Investigational Therapies

Information on current clinical trials is posted on the Internet at www.clinicaltrials.gov. All studies receiving U.S. government funding, and some supported by private industry, are posted on this government web site.

For information about clinical trials being conducted at the NIH Clinical Center in Bethesda, MD, contact the NIH Patient Recruitment Office:

Tollfree: (800) 411-1222
TTY: (866) 411-1010
Email: prpl@cc.nih.gov

For information about clinical trials sponsored by private sources, contact:

Hajdu Cheney Syndrome Resources



Michels VV. Hajdu-Cheney Syndrome. In: NORD Guide to Rare Disorders. Lippincott Williams & Wilkins. Philadelphia, PA. 2003:11-12.

Gorlin RJ, Cohen MM Jr, Levin LS. Eds. Syndromes of the Head and Neck. 3rd ed. Oxford University Press, London, UK; 1990:258-60.

Jones KL. Ed. Smith's Recognizable Patterns of Human Malformation. 5th ed. W. B. Saunders Co., Philadelphia, PA; 1997:394.

Antoniades K, Kaklamanos E, Kavadia S, et al. Hajdu-Cheney syndrome (acro-osteolysis): a case report of dental interest. Oral Surg Oral Med Oral Path Oral Radiol Endod. 2003;95:725-31.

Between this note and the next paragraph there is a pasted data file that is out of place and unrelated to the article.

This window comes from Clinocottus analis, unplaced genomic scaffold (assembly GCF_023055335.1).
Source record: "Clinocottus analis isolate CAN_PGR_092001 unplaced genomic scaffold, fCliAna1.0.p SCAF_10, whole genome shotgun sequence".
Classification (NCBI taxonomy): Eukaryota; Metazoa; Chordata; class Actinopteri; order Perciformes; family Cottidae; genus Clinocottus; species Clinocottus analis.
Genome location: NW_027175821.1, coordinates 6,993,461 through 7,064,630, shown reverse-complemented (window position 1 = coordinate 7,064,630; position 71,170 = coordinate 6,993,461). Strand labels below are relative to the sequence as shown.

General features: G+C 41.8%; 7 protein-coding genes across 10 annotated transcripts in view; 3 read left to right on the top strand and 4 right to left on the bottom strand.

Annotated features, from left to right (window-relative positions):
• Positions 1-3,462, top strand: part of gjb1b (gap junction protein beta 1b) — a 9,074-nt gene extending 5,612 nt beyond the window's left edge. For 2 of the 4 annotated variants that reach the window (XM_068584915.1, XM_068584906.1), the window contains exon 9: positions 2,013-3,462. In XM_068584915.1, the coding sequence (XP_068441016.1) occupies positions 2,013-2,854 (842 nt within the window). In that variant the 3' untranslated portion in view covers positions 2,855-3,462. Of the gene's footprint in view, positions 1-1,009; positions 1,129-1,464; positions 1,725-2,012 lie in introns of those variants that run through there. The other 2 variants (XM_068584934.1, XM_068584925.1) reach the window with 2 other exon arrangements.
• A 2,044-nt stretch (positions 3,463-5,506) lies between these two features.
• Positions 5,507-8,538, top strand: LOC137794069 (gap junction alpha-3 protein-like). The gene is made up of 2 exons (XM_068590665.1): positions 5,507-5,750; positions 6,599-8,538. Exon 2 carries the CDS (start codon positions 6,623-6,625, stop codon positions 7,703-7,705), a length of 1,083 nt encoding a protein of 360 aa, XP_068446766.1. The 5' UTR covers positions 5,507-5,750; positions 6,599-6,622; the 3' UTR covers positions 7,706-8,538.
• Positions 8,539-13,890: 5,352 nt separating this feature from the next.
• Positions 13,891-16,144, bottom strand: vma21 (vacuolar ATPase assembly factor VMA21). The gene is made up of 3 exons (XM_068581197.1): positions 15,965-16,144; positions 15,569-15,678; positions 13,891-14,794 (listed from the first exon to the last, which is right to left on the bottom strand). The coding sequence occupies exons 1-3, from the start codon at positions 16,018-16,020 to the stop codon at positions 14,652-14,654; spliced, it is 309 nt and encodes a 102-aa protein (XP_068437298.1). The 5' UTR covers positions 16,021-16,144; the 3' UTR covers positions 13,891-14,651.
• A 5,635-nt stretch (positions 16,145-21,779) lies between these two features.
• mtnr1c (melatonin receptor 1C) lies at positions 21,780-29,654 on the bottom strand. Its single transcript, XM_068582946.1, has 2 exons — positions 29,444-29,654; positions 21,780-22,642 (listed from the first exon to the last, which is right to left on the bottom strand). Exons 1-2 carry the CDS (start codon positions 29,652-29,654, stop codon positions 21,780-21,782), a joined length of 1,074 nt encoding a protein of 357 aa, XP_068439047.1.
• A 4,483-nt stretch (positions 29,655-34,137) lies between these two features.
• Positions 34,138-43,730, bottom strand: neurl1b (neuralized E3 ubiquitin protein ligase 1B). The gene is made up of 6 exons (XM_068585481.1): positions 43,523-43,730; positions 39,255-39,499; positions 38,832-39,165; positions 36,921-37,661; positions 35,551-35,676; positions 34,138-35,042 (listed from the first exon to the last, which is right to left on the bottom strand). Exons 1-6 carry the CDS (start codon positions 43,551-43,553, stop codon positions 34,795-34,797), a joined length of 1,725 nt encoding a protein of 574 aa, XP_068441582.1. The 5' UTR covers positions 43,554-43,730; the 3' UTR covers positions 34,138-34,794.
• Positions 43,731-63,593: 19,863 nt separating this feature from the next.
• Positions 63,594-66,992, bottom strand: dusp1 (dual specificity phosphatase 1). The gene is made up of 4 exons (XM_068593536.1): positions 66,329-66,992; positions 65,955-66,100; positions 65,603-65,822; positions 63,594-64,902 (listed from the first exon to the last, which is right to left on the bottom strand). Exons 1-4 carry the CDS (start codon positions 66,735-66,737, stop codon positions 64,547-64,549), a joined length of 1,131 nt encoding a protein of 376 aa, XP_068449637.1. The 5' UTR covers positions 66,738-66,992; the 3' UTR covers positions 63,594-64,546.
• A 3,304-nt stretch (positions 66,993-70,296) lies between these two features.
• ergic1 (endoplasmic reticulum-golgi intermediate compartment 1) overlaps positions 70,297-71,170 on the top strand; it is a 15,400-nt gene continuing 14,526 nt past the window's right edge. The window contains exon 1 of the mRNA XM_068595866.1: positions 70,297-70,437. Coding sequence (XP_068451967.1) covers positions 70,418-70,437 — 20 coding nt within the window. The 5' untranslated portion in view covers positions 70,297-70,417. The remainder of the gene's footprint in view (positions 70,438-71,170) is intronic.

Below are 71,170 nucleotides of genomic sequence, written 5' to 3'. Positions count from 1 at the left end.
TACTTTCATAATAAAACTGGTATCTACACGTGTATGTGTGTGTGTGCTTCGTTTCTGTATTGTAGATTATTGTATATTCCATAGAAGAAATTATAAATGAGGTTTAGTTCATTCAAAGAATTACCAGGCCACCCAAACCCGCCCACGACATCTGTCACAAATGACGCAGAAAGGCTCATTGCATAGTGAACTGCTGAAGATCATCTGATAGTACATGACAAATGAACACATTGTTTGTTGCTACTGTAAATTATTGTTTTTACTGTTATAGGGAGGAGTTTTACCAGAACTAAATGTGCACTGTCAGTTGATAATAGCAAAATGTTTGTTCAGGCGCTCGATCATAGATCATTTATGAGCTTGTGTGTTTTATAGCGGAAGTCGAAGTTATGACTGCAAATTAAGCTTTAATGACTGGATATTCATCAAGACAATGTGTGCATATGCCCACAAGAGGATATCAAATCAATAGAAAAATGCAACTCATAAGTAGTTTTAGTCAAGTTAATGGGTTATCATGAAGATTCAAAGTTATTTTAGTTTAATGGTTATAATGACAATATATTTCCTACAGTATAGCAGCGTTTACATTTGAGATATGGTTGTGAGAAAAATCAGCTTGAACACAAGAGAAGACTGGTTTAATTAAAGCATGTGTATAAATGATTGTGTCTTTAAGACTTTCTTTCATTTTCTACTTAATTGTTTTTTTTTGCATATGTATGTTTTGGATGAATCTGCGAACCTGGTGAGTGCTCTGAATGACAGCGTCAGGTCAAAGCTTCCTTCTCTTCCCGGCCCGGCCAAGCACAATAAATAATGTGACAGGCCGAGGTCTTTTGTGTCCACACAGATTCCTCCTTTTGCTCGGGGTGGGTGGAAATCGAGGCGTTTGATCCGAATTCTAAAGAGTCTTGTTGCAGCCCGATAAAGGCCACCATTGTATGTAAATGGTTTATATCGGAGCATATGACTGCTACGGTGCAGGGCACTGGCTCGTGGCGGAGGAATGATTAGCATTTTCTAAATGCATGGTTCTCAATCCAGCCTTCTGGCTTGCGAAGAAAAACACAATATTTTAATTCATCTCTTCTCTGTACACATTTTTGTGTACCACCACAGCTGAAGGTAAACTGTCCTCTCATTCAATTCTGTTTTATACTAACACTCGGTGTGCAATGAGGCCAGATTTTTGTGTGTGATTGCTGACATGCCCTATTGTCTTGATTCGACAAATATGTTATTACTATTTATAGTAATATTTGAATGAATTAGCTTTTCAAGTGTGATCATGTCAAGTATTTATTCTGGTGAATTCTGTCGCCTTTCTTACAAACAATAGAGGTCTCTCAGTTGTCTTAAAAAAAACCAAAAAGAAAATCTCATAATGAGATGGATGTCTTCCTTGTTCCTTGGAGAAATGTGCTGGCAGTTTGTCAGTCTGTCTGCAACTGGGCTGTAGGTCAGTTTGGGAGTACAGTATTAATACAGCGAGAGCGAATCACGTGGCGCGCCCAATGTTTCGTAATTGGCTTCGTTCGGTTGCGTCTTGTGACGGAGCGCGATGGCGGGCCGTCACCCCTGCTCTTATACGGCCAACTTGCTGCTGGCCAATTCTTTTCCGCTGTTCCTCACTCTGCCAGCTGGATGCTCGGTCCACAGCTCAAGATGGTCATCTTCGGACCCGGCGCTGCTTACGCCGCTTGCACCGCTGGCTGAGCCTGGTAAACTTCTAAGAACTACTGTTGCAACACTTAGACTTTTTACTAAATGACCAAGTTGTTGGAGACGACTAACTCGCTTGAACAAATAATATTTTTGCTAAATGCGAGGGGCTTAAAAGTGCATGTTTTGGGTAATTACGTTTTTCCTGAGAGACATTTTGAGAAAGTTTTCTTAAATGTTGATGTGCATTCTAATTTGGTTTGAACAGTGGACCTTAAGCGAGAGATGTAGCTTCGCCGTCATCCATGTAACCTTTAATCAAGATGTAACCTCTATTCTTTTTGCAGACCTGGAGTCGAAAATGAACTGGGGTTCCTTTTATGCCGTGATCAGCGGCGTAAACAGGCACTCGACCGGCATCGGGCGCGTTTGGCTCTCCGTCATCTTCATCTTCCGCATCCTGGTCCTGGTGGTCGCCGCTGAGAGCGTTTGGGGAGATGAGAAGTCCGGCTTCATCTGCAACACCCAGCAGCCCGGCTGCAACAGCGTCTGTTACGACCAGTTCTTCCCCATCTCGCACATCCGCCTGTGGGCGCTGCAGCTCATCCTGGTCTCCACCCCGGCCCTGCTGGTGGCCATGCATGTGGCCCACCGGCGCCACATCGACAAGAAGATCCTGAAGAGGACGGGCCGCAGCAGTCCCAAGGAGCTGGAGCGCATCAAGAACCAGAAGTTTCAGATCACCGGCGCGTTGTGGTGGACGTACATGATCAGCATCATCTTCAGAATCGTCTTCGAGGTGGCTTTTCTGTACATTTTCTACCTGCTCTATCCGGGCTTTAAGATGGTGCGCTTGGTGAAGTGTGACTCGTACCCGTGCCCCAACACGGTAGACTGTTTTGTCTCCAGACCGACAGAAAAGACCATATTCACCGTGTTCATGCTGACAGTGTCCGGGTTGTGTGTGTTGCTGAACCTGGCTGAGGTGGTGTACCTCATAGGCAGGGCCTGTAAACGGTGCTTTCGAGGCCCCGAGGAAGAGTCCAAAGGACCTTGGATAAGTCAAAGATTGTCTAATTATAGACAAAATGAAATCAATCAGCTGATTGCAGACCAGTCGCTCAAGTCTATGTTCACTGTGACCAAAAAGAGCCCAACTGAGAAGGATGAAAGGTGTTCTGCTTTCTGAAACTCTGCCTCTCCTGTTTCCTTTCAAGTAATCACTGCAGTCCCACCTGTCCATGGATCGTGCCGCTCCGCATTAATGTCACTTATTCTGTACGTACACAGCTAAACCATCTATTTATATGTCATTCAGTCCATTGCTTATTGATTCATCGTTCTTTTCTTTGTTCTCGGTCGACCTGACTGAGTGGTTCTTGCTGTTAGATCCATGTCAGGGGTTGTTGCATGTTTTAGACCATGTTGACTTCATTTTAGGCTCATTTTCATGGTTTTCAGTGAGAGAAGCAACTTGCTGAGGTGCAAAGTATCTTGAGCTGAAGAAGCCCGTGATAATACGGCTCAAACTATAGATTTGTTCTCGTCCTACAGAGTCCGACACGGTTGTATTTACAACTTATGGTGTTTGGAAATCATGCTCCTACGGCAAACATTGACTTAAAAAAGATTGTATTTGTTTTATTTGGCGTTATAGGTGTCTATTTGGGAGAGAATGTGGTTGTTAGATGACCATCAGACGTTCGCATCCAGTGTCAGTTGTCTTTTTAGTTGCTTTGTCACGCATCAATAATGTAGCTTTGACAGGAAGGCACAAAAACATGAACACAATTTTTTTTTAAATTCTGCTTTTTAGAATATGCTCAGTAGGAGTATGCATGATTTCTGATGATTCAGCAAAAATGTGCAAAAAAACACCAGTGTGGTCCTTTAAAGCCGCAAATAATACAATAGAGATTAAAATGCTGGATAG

Liljestrom MR, Narhi TO. Occlusal rehabilitation of a patient with hereditary multicentric osteolysis. J Prosthet Dent. 2003;89:114-18.

Brennan AM, Pauli RM. Hajdu-Cheney syndrome: evolution of a phenotype and clinical problems. Am J Med Genet. 2001;100:292-310.

Sicklar Z, Tanyer G, Dallar Y, et al. Hajdu-Cheney syndrome with growth hormone deficiency and neuropathy. J Pediatr Endocrinol Metab. 2000;13:951-54.

Leidig-Bruckner G, Pfeilschifter J, Penning N, et al. Severe osteoporosis in familial Hajdu-Cheney syndrome: progression of acro-osteolysis and osteoporosis during long-term follow-up. J Bone Miner Res. 1999;14:2036-41.

McKusick VA, Ed. Online Mendelian Inheritance in Man (OMIM). The Johns Hopkins University. Acroosteolysis with Osteoporosis and changes in skull and Mandible. Entry Number; 102500: Last Edit Date; 3/17/2004.

Hadju-Cheney syndrome (HCS). Multiple Congenital Anomaly/Mental Retardation (MCA/MR) Syndromes. nd. 4pp.

Robert E. Acroosteolysis dominant type. Orphanet. 2003. 2pp.

Vervaet V, Verstraete B, Vanneuville M, et al. Hajdu-Cheney syndrome, {Online}. 2002, Feb. 14.

Osteolysis, Essential. HON Select. Last modified: Jan 7 2004. 2pp.

Hadju-Cheney syndrome: Definition(s). I-medicine. Updated:03-04-2004. various pp.

Report last updated: 2008/04/25 00:00:00 GMT+0